Sean Reid-Foley- Credit: DaveMe Images

How does Sean Reid Foley fit in to the Blue Jays future?

As the baseball world waits for things to return to normal and the game to resume, JFtC takes a look at how they might use Sean Reid-Foley, going forward.

 


 

 

Sean Reid-Foley has had an up and down professional baseball career so far, both literally and figuratively speaking.

 

Drafted in 2014 by Toronto, he began his pro career that year. He worked his way up the Jays farm system over the next four seasons, making his MLB debut in 2018.

 

He has split time in 2018 and 2019 between MLB with Toronto and the minors. At times he has looked like a promising pitching talent. He pitched two, 10 strikeout games for the Jays in 2018.

 

But at other times, he has struggled to find consistency. His era in 2018 was an unspectacular 5.13. It was a bit better in 2019 at 4.26. Looking at some of his other numbers shows a concerning trend.

 

In 7 games in the majors in 2018, Reid Foley struck out opposing hitters at an impressive rate of 11.34 per 9 innings. The thought was if he could improve on the 5.67 walks per 9, he had a chance to be a good MLB pitcher. Unfortunately in 2019, both stats went the wrong way. His strikeouts per 9 went down to 7.96 and walks per 9 up to 5.97! It doesn’t matter what kind of talent you may have, you can’t walk six batters per nine innings and expect to have success.

 

Reid Foley was having a strong spring training before baseball was shut down. He pitched 6 innings over six games, giving up only one unearned run on five hits, with four strikeouts and only one walk.

 

While spring training results don’t always translate in to anything similar once the games start to count, the one stat that has me the most hopeful is the one walk. This doesn’t depend on the caliber of a pitcher’s opposition. It could mean the young right hander might have finally found command of the strike zone, which has been one of his biggest downfalls in his professional career to date.

 

The Jays optioned Reid Foley to AAA on March 20, so it appears that he will start the 2020 season there, whenever the season does begin.

 

His path back to MLB as part of the Jays rotation may be a longer one than it was two years ago. Toronto currently has a veteran laden rotation anchored by Hyun-Jin Ryu, followed by Tanner Roark, Matt Shoemaker and Chase Anderson. Sophomore righty Trent Thornton is battling Japanese import Shun Yamaguchi for the 5th starter’s spot.

 

In terms of the depth chart, Ryan Borucki had a solid 2018 season before battling injuries since then. Anthony Kay and TJ Zeuch will look to stay sharp at AAA, waiting for an opportunity. Nate Pearson is expected to make his MLB debut in 2020, with other high ceiling prospects further down the development ladder.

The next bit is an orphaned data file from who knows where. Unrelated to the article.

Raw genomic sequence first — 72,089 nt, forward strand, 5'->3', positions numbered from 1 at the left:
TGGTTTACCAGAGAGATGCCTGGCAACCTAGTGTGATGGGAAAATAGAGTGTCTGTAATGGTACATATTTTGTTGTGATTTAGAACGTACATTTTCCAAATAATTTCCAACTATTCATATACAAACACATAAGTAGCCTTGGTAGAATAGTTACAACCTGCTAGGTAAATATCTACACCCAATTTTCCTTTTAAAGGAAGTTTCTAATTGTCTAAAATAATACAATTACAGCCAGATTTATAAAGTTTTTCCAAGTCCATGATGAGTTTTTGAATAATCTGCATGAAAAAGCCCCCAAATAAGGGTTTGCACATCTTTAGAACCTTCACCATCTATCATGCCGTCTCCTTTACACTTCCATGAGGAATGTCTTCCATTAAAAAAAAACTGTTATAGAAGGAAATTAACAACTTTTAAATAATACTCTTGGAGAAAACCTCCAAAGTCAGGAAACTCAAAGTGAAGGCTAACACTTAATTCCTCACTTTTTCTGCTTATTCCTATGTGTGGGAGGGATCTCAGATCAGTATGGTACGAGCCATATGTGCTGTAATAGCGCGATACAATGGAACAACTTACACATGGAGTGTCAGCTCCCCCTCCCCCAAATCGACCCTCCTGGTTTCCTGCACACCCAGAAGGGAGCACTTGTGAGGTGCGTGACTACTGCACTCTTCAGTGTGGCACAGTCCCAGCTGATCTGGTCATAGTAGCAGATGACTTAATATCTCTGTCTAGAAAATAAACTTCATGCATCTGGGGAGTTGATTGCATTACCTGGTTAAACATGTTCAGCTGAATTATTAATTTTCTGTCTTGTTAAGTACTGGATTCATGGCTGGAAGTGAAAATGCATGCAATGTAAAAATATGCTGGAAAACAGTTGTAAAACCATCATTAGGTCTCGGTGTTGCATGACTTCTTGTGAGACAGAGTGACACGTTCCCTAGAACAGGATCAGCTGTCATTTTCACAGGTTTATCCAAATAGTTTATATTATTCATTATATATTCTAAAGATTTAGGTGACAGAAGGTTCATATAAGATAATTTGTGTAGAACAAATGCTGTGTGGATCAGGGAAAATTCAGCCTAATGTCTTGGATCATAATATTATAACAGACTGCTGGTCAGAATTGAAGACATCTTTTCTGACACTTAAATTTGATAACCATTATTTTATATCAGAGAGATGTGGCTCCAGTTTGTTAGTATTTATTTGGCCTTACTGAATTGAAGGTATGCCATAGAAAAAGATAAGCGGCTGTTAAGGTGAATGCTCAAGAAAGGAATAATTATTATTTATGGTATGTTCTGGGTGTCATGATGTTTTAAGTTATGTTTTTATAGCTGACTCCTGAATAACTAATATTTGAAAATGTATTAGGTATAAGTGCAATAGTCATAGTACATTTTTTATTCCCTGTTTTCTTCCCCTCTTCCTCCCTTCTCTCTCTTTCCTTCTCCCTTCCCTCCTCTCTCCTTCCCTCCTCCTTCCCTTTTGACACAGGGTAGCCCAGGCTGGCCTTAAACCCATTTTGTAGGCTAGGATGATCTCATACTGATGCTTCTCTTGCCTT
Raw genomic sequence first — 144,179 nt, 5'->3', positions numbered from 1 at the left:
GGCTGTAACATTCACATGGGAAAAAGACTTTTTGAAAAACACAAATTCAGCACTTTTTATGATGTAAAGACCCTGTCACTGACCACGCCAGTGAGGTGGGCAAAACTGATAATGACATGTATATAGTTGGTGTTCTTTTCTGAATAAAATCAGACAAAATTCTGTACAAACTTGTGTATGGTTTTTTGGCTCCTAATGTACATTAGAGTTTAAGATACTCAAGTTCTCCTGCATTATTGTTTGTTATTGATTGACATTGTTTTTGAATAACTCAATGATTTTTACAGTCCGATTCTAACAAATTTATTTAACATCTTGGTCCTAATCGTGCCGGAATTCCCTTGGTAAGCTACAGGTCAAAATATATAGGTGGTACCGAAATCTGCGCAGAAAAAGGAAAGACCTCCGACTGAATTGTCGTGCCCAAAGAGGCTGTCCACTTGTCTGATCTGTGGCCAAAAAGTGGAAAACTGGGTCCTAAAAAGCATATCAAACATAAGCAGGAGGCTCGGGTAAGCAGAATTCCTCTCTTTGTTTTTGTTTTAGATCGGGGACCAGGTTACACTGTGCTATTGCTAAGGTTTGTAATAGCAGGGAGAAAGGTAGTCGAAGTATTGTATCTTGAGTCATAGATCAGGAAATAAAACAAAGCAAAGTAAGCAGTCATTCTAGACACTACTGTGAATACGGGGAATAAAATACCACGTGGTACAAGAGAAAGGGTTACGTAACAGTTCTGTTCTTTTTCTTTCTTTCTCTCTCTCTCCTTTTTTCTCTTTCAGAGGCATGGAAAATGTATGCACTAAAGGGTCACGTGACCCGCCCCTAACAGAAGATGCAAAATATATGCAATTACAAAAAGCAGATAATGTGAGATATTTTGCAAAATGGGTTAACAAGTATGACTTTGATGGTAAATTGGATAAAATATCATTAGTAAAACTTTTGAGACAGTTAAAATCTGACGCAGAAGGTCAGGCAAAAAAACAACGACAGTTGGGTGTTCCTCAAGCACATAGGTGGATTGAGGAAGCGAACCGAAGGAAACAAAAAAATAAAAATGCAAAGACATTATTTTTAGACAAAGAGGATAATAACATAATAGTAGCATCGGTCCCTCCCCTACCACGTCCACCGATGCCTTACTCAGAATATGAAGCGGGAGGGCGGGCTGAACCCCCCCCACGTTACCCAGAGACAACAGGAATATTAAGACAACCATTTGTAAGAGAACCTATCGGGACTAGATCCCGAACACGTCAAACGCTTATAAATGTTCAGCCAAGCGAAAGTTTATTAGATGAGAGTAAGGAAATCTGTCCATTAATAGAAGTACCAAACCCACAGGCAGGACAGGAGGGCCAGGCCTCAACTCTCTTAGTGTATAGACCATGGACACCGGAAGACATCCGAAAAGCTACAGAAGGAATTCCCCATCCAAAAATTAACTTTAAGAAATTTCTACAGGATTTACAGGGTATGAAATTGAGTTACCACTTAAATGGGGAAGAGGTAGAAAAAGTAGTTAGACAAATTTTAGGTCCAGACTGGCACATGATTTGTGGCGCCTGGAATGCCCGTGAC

There may be a better fit for Reid Foley as a part of Toronto’s bullpen. Beyond Ken Giles, they don’t have a great deal of established MLB talent to pitch in relief roles.

 

Then there is the matter of Reid Foley himself and his makeup. First time through the order, his numbers are much better than they are later in the game. His era in the first inning over his MLB career to date is a very respectable 3.38. Second time through the order the era went up more than a run to 4.50. Third time through his era ballooned all the way up to 10.0.

 

Fangraphs rates two of his pitches as above average, his fastball and slider. He also throws a curveball and changeup but those are considered average or below. A pitcher with two good pitches, if he has good command of the strike zone, can often have success one time through the order. Once major league hitters have seen the arsenal of a two pitch pitcher, they have a chance to adjust and have better success next time up.

 

So if Reid Foley can’t find a way to improve his curveball or changeup, maybe he could just keep the two pitches that are working for him, and pitch out of the bullpen.

 

The fact that Jays management used him for an inning per game in the spring could be an indication of how they see his future, rather than trying to stretch him out as they did (and teams generally do) with starting pitchers or rotation candidates higher up on the depth chart.

 

 

 

*Featured Image Courtesy Of DaveMe Images. Prints Available For Purchase.

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